Whether you’re a creative professional in need of stock photography or a student who simply needs images for a slideshow, the search for high-quality, royalty-free photography can be lengthy and challenging. The good news is that finding royalty-free photos is not as hard as it might seem at first, you just need to know where to look. This three-part blog post series will offer some suggestions of where to find these photos and, going a step further, will break down some of the ways images are offered online for free.
This week, we look at websites that offer “free” images.
But first, a quick disclaimer: This blog post gets into some specifics of copyright law. While we hope the guide below is useful, this post in no way constitutes formal legal advice. It is simply an informational jumping-off point.
“Free” as a License
A number of websites offer “free” or “royalty-free” or “freely-usable” images. There are many terms you’ll see that advertise this, but what these terms come down to is a license that allows for download and use of these photos. Even though the images are “free,” there are often still rules regarding their use.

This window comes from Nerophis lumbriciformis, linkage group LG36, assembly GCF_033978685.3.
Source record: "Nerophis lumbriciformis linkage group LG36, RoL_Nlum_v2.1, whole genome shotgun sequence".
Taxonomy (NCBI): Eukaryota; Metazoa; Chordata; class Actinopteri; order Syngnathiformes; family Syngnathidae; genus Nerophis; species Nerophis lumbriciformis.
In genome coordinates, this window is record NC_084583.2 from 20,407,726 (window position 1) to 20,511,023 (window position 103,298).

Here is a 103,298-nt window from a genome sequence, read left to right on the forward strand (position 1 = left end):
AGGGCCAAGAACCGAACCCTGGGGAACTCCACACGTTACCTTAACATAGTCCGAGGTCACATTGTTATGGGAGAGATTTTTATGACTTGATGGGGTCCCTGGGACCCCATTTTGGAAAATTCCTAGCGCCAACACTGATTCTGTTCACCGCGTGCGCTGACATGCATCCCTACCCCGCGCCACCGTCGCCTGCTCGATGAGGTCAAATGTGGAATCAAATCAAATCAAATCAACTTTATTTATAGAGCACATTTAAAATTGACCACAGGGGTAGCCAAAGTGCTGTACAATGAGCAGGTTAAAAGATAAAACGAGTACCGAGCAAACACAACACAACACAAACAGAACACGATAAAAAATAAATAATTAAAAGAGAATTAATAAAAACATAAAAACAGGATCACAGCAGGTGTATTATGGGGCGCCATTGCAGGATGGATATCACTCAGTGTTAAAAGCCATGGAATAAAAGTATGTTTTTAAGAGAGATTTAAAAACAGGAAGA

Whatever their reason, some photographers elect to give away their work for free online. The sites they upload their work to lay out the terms and conditions in the license. That means that when you download an image from the site, you are automatically agreeing to follow the rules of the license. Thankfully, many of these licenses are simple, common sense, and easy to understand. The important thing is to read the license and follow its rules!
Sites that offer “free” photos in this sense tend to have the most up-to-date, trendy, and high-resolution photographs. Sometimes, the site will require a free account to download the images and there might be advertisements for paid images, but a majority of the photos will be available at no cost.
Be careful, however, of sites trying to trick people into giving away their personal information in exchange for “free” images. If a site asks for things like your credit card number, address, social security number, or even your phone number, steer clear -- it’s likely a scam!
If you’re interested in learning more about copyright, don’t forget to check out SLPL’s many resources on the subject. Click here to browse the catalog.
Next week, we’ll look at Creative Commons, a nonprofit organization that is trying to make it easier to share, find, and use creative works.